War’s Workshop: Exposing Britain’s War Industries
By Matt Kennard and
on 17 Oct 2017
Action on Armed Violence is undertaking an investigation into how
the United Kingdom has become the world’s primary designer and exporter
of the machines of war.
In the past decade, the UK has effectively become War’s Workshop.
Between 2006 and 2016, the UK – a country with a population of
just 65 million people – was listed as the world’s second biggest arms
dealer in absolute terms, second only to the USA. In that same period,
this island nation established itself as the global hub for companies
involved in manufacturing cyber weaponry, surveillance gear, and other
spyware sold to governments and corporations around the world. Such
equipment was often for use for internal repression. Finally, in this
decade, the UK became the global centre for private military and
security companies (PMSCs). According to AOAV’s research, there are
more surveillance companies and PMSCs headquartered in the UK than any
other country in the world.
To find out more about this, please go to ‘How Britain has become a
world leading manufacturer of the products of war‘
How did this happen? Why have successive governments done nothing to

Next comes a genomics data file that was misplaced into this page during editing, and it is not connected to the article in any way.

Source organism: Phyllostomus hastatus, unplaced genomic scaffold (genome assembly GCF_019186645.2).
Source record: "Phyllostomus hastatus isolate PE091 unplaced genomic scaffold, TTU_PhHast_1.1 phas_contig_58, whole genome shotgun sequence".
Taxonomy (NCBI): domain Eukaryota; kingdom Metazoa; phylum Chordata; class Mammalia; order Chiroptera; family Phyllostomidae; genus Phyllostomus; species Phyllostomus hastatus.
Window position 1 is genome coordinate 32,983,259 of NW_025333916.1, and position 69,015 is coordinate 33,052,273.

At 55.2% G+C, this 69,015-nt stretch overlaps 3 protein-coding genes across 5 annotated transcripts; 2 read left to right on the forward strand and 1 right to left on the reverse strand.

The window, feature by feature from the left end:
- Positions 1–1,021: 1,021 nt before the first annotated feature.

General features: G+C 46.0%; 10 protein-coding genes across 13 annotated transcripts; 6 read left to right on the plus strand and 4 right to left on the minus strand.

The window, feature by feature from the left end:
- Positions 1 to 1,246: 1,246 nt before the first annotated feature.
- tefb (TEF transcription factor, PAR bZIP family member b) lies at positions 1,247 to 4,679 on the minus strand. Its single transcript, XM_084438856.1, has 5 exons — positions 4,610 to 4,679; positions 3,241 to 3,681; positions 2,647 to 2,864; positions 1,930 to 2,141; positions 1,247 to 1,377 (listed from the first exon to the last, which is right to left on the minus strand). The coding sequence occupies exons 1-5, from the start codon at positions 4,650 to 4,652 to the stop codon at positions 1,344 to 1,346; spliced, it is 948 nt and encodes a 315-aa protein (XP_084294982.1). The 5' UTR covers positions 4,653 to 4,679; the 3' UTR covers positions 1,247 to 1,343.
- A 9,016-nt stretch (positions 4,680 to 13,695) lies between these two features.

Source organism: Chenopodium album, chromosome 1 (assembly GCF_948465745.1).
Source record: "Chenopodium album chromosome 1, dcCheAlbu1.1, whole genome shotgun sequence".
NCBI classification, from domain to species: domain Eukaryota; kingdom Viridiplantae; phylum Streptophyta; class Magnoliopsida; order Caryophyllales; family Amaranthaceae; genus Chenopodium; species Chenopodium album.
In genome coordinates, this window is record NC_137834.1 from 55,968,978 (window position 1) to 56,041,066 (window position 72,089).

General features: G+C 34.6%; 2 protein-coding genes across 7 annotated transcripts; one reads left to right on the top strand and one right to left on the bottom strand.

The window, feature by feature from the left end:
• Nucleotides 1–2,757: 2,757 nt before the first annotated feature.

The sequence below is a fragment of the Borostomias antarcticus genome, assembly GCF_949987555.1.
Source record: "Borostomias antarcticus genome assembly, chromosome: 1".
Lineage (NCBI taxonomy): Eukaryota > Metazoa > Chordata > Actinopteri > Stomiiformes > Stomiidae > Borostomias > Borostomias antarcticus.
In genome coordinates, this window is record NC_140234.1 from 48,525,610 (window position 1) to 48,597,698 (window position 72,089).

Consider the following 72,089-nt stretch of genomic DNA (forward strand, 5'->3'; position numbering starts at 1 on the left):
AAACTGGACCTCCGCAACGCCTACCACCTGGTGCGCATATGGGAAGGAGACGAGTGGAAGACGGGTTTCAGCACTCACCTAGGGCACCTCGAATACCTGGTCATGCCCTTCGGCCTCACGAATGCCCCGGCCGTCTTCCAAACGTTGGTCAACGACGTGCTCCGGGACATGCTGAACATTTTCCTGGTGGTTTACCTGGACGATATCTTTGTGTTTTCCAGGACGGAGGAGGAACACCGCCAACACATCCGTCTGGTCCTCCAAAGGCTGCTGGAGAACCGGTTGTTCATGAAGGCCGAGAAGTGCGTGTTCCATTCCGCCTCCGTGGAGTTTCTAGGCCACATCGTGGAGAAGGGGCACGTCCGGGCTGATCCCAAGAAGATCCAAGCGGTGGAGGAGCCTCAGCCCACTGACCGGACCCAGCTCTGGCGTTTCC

stop this? Indeed, how did they, in fact, encourage these industries of
violence to take off? How have they helped this industry grow? These
are the questions AOAV will be investigating over the next ten months.
We will being doing extensive interviews with key players in the
industries, as well as recording the words of critics and analysts.
We will tell an unknown history: how the UK’s war industries were given
the same boost by the Thatcher Revolution as that given to the
As deindustrialisation and the loss of manufacturing imperilled the UK
economy in the 1980s, the government moved to make UK, particularly
London, the finance capital of the world through loosening regulation.
This is a well known story. But at the same time it appears that this
was also a plan as regards the war industry, whether that be arms
companies (BAE specifically), as well as cyber technology and PMSCs.
The regulation was kept light touch or not updated – and in so doing
the UK aimed to attract such business to our shores. All of this was
given a fillip with the War on Terror, which put the UK at the centre
of global conflict in the modern era.
Starting in October, 2017, our first job will be publishing in depth
human rights reports on the countries the UK is exporting conventional
weaponry to. The UK is complicit in the worst human rights abuses
around the world, and these reports will show that the export licensing
system the government uses is largely meaningless in restricting
exports to human rights abusers.
For more information on this project, please contact AOAV’s Executive
Director Iain Overton – firstname.lastname@example.org.
The total numbers of licenses sold by the UK from 2008-2016